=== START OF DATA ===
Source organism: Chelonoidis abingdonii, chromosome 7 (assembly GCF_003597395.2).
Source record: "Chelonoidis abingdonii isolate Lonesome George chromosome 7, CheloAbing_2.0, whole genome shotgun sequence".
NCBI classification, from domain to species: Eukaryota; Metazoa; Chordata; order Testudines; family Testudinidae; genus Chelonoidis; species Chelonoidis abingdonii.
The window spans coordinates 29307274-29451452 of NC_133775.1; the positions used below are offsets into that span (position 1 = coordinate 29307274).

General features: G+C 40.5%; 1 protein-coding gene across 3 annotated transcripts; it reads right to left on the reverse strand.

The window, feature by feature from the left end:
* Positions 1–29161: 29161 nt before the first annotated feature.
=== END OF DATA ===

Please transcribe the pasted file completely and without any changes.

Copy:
Source organism: Chelonoidis abingdonii, chromosome 7 (assembly GCF_003597395.2).
Source record: "Chelonoidis abingdonii isolate Lonesome George chromosome 7, CheloAbing_2.0, whole genome shotgun sequence".
NCBI classification, from domain to species: Eukaryota; Metazoa; Chordata; order Testudines; family Testudinidae; genus Chelonoidis; species Chelonoidis abingdonii.
The window spans coordinates 29307274-29451452 of NC_133775.1; the positions used below are offsets into that span (position 1 = coordinate 29307274).

General features: G+C 40.5%; 1 protein-coding gene across 3 annotated transcripts; it reads right to left on the reverse strand.

The window, feature by feature from the left end:
* Positions 1–29161: 29161 nt before the first annotated feature.